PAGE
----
As the sun beat down on their neighbour’s garden last Wednesday, Peter and Margaret Lake each sipped from a cold glass of beer and regaled stories of old.
It was the 100th birthday party for Peter, and judging by their health, the two might live 100 years more. The two live independently, together in their Dalhousie Street home, have hair that people pay good money to have, and use only a cane to get around.
“I’m staggered,” Peter said, on the feeling of making it to 100. “Staggered that I made it this far. I had a lot of ‘should-haves,’ where I could have died. I think I had about 14 should-haves.”
Born in Borneo on Sept. 2, 1920, little Peter could easily have been done in by some of the 24 venomous snakes or the scorpions in the region. He returned to England but lived in Zimbabwe [Rhodesia] during British rule in the 1950s where he left, with Margaret, because it wasn’t particularly safe to be a colonist, the two noted.
“It wasn’t a good idea to be in the [Rhodesian] bush with two children,” Peter said.
Perhaps the closest shave was while training on a flight in Scotland during the Second World War.
“[U.K. Prime Minister Neville] Chamberlain declared war on Sept. 3, the day after my [19th] birthday,” Peter said. “I remember the day. I went to the sweet shop to get cigarettes for my mother.”
Enlisting wasn’t easy. On his first attempt, he was rejected for having high arches.
Eventually, Peter joined the air force and trained as a wireless radio operator and an air-gunner. It was during a training flight at Turnbery Hotel and golf course that he brushed with death. The converted golf course, which is now owned by a Trump golfing conglomerate, was home to the Royal Flying Corps and was flattened during the war for runways and airplane hangars. Peter was on board when the pilot had to make an emergency landing and they buzzed the Turnbery Hotel (a makeshift hospital at the time) by about 30 feet, Peter said.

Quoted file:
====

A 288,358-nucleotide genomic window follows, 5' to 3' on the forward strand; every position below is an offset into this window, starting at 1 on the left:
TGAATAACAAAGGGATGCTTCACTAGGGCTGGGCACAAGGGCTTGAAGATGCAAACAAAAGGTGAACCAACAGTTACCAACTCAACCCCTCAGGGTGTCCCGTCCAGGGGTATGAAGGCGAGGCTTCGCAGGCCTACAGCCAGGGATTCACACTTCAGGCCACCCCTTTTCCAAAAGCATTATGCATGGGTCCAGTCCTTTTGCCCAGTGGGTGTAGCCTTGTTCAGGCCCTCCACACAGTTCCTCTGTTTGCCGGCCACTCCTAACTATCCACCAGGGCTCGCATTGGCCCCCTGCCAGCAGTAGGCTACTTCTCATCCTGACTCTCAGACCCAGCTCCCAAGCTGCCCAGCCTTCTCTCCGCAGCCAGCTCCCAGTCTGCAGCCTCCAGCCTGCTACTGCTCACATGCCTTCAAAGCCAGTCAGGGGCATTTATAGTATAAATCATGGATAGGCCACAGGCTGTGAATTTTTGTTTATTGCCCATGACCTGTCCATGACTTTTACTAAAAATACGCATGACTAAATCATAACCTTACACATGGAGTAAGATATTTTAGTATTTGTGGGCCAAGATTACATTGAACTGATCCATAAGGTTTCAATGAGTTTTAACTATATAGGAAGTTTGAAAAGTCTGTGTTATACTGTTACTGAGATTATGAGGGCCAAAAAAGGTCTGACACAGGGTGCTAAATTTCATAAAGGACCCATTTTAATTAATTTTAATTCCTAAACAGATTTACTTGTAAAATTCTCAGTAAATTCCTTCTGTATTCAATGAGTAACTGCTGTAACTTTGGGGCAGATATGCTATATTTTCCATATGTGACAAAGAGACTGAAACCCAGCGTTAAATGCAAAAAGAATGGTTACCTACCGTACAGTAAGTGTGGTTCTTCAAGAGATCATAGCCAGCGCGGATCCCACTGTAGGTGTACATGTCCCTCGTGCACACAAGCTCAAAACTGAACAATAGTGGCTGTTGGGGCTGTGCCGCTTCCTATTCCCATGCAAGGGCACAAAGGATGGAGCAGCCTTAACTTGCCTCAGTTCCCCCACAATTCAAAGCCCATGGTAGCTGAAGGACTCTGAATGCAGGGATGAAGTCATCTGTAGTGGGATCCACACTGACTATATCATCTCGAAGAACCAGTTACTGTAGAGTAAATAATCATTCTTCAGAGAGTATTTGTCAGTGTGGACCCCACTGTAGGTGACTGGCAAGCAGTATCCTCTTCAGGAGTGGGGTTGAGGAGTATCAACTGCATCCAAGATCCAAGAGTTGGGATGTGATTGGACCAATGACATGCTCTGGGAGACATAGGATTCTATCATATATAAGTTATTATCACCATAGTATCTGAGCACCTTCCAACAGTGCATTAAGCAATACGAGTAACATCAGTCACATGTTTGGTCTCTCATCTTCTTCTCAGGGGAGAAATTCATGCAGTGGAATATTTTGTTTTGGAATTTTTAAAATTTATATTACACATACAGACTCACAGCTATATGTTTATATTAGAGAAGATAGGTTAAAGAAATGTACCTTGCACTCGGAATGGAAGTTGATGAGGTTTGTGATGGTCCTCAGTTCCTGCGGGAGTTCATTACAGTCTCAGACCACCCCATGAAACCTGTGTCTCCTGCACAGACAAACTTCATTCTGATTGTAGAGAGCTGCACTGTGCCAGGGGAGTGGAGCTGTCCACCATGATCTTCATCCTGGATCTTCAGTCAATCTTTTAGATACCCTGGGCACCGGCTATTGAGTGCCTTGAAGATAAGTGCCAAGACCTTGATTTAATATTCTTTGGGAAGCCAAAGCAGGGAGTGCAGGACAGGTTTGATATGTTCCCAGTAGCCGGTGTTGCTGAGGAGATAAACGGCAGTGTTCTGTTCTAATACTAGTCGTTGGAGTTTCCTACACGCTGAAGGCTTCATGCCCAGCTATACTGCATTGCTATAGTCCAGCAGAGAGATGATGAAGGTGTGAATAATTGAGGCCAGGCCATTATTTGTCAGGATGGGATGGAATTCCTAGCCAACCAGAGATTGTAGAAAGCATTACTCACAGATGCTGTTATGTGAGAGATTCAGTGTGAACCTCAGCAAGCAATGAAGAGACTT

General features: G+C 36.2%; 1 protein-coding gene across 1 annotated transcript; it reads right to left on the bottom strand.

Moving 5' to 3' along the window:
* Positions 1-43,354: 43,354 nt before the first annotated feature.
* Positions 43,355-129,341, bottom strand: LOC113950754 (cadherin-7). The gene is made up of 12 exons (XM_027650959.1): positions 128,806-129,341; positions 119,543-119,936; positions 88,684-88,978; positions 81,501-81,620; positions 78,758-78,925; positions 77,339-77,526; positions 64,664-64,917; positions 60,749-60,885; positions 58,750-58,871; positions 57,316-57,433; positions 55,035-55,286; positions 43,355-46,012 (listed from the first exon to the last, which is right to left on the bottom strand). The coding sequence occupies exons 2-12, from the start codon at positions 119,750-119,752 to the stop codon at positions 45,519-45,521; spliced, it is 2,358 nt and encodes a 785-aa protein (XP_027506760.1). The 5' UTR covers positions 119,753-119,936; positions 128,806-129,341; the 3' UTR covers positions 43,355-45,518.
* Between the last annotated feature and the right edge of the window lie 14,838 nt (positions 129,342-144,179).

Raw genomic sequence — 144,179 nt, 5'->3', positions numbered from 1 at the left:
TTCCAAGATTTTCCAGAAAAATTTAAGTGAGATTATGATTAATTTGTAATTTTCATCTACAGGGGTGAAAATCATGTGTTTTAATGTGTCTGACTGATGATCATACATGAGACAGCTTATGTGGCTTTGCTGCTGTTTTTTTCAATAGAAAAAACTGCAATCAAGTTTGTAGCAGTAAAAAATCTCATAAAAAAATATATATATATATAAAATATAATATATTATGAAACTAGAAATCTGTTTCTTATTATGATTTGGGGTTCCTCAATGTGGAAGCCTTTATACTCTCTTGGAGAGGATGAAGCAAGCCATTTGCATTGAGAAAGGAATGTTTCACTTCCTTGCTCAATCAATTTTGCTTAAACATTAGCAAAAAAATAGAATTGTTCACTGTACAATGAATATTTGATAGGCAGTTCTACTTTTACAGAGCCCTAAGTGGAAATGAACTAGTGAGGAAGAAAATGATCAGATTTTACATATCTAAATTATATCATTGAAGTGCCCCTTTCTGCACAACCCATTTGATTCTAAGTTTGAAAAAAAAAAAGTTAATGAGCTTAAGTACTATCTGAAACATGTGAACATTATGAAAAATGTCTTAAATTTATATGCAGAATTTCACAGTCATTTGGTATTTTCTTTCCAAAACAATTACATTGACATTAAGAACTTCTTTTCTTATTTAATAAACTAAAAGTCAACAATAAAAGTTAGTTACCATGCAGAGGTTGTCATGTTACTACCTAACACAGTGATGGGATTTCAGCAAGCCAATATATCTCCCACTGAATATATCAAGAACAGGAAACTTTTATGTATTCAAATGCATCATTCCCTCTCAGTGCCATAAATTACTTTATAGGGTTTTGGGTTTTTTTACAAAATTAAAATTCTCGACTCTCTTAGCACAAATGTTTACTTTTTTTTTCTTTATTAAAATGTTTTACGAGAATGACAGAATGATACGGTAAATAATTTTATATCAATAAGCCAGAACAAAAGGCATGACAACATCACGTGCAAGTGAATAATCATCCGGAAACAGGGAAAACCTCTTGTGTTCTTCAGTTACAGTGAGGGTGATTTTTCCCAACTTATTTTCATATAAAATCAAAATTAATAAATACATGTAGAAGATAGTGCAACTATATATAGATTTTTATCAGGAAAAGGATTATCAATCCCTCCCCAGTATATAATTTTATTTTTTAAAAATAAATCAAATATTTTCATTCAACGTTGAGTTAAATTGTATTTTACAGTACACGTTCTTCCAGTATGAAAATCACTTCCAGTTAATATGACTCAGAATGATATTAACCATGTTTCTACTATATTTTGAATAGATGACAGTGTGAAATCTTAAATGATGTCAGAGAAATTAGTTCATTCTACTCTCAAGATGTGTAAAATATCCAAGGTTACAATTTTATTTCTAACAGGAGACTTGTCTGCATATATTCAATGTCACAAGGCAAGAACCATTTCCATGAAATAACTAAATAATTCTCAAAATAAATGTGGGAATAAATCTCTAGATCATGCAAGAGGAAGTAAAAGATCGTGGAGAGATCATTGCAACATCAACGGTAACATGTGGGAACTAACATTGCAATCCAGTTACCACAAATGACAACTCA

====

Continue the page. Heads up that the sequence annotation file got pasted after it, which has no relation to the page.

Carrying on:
“When we landed it broke the tail wheel,” Peter said.
Peter couldn’t say what the secret to living to 100 is but his wife Margaret, who’s only 94, suggested his story-telling and rich details have long kept him sharp.
“It’s really very exciting,” Margaret said about Peter reaching the century mark. “He’s amazing, he loves stories and remembers everything.”
Gary Brown, president from the Vancouver Island Aircrew Association, read a letter from the Queen to Peter.
“In the Aircrew Association, we call our centenarians a ‘Centurion,’ after the Roman legions,” Brown said. “Peter is now our second Centurion.”
Margaret, who worked a career in nursing, met Peter when she moved to Copperbelt province in Zimbabwe (Rhodesia) in 1954 where Peter was working for the British government in agriculture. The two married in 1957 and had their first son in 1959, William. They left for England and had their second son, Jeffrey, in 1961.
In 1972 they moved to Victoria and soon purchased John McMaster Fine Clothes at 1012 Fort St. (now J.J. Wonton Noodle House).
“He had to learn all about clothes,” Margaret said. “My dad was a tailor and had stores. Peter had to learn and he learned.”
They owned the store into the 1980s.
“[Peter’s] still a parent,” said son William. “It’s different. He stays up late. He goes to bed late. He was always like that.”
Peter was also visited by Mayor Kevin Murdoch and Oak Bay Police Chief Ray Bernoties.